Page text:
27 Nov What is Dancer’s Hip?
Snapping Hip Syndrome (SHS) or “dancer’s hip”, like the name suggests, is a condition where you will feel a snapping sensation or hear a popping sound in your hip when doing simple tasks such as walking, sitting down, standing up or swinging your leg around. This condition is caused by the tightness of the muscles and tendons surrounding the hip, due to the repeated bending movement of the hip.
Although the syndrome is harmless and painless, it is rather annoying. And in severe cases it can cause tendinopathy, hip arthritis or bursitis to the hip (the hip joint will become painful, as the fluid-filled sac cushions in the hip joint, which help muscle movement, start to swell). Anyone, at any age or fitness level, can develop this condition but it is most commonly swimmers and ballet dancers that are affected.
The hip joint is formed like a ball and socket, where the rounded end of the femur fits into the cup-shaped socket (acetabulum) in the pelvis, which is encompassed by strong cartilage fibres called the labrum. These fibres create a seal for the joint and stabilise the joint. The hip joint is surrounded by ligaments that hold it together. The ligaments are attached to the tendons, which attach to the muscles in the buttocks, thighs and pelvis. These muscles, along with the bursae (cushioning fluid-filled sacs), function together to control hip movement.
SHS can occur in different areas of the hip where the tendons and muscles move over the hip bones.
The outside of the hip is the most common site for snapping hip to occur. The iliotibial band passes over the portion of the thighbone known as the greater trochanter. When the hip is straight, the iliotibial band is behind the trochanter. When you move and the hip bends, the band moves in front of the trochanter. The iliotibial band is always tight, much like a stretched rubber band. Because the trochanter protrudes slightly, the movement of the band across it creates the snap you hear in your hip. Over time, this can lead to bursitis as the bursae become inflamed and swollen.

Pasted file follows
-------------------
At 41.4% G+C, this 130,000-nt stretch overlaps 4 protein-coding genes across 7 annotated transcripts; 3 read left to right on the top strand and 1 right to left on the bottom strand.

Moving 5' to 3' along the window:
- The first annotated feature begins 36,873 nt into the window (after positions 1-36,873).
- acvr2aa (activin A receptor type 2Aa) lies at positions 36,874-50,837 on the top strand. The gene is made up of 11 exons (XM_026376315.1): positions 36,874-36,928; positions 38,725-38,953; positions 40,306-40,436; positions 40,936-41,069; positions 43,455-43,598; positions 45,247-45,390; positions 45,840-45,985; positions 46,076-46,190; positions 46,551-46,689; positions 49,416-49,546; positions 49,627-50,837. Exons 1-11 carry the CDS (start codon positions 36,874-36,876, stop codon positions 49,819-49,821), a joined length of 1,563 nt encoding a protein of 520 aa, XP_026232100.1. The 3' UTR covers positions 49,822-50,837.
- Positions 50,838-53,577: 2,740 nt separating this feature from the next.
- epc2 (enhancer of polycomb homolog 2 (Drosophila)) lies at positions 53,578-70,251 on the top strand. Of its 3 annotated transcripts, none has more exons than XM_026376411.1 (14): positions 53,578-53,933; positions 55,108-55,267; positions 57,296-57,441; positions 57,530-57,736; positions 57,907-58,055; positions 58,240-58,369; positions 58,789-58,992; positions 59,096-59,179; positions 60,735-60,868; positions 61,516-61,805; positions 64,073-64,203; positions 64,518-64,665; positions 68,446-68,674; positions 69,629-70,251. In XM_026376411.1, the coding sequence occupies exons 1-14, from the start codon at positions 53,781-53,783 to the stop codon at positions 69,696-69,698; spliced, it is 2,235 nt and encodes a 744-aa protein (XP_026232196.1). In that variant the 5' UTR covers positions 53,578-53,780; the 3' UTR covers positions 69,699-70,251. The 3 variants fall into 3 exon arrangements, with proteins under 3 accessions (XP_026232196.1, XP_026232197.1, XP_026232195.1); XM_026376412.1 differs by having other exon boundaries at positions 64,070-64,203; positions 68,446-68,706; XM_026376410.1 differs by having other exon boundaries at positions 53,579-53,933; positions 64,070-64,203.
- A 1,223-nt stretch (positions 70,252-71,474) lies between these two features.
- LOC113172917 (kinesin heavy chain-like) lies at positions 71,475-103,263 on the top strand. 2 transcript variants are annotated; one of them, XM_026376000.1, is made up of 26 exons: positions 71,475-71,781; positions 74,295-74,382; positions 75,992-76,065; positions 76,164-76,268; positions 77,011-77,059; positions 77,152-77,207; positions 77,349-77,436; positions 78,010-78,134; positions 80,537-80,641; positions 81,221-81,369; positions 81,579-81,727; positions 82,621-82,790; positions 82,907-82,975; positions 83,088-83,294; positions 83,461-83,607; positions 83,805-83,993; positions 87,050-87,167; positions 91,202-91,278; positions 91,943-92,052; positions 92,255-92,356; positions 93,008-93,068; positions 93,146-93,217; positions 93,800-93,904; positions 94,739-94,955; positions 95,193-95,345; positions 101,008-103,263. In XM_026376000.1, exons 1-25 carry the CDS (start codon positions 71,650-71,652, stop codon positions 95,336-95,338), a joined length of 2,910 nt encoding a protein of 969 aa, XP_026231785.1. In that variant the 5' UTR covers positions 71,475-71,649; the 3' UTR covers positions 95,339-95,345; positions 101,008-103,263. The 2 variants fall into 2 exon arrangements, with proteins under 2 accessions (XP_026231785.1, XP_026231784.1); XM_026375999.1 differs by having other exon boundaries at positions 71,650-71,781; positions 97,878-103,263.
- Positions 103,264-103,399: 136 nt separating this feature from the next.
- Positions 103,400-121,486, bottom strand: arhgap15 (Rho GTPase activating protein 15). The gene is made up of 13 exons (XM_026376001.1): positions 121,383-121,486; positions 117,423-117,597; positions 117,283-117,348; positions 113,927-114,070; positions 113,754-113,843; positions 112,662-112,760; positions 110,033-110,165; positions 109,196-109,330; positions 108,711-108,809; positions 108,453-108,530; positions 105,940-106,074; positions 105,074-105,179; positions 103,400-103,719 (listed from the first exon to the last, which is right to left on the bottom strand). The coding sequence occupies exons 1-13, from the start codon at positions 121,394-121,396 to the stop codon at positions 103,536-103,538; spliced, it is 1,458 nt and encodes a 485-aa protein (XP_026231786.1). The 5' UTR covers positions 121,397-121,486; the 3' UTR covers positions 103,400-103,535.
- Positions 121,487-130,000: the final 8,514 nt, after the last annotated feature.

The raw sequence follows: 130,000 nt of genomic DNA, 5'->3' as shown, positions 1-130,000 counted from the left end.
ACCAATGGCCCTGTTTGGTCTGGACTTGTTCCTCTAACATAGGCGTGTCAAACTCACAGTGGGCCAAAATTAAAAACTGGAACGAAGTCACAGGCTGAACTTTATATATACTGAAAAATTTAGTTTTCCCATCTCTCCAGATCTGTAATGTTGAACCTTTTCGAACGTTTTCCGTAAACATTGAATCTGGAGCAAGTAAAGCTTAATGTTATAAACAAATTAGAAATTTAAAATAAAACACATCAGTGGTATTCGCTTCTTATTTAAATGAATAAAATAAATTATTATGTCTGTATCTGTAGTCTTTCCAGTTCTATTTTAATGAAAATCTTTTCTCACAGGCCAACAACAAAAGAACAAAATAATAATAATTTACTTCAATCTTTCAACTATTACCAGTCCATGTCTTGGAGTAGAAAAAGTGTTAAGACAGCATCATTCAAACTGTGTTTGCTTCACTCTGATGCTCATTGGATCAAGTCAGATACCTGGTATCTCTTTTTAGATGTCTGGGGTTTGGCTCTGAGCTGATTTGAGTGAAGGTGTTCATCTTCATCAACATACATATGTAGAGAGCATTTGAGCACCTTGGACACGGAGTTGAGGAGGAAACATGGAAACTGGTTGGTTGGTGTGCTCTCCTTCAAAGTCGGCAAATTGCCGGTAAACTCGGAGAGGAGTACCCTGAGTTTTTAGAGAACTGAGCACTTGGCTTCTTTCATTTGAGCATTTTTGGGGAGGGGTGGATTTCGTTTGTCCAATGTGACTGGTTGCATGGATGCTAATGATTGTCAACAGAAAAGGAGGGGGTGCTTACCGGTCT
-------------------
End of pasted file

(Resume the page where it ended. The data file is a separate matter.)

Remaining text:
The rectus femoris tendon can also be a cause of SHS. This tendon runs in front of the thigh to the pelvis. Bending at the hip causes the tendon to shift across the thighbone, and then back to the side of the hip once the hip is straightened. This back-and-forth motion causes the snapping sensation.
Damaged cartilage or labrum can also be a cause of this syndrome. The labrum in the hip socket can tear and float into the joint causing the hip to “catch” or “lock”. Although this is not caused by the joint’s muscles surrounding the symptoms are similar and may result in more pain being experienced in the groin, than is typical for SHS.
At OsteoVision, we are able to treat a wide range of musculoskeletal conditions. Our team of specialists are always available to assist you and offer advice. Please contact us if you would like to discuss your symptoms, have any questions, would like to book an appointment or if you require more information about your condition.
Bradley, C., 2021. Snapping Hip Syndrome. [online] bodytonic clinic. Available at: Snapping Hip Syndrome [Accessed 26 October 2021].
Darwin Osteopathy. 2021. Snapping hip — Darwin Osteopathy. [online] Available at: Darwin Osteopathy [Accessed 26 October 2021].
Orthoinfo.aaos.org. 2021. Snapping Hip – OrthoInfo – AAOS. [online] Available at: Snapping Hip[Accessed 26 October 2021].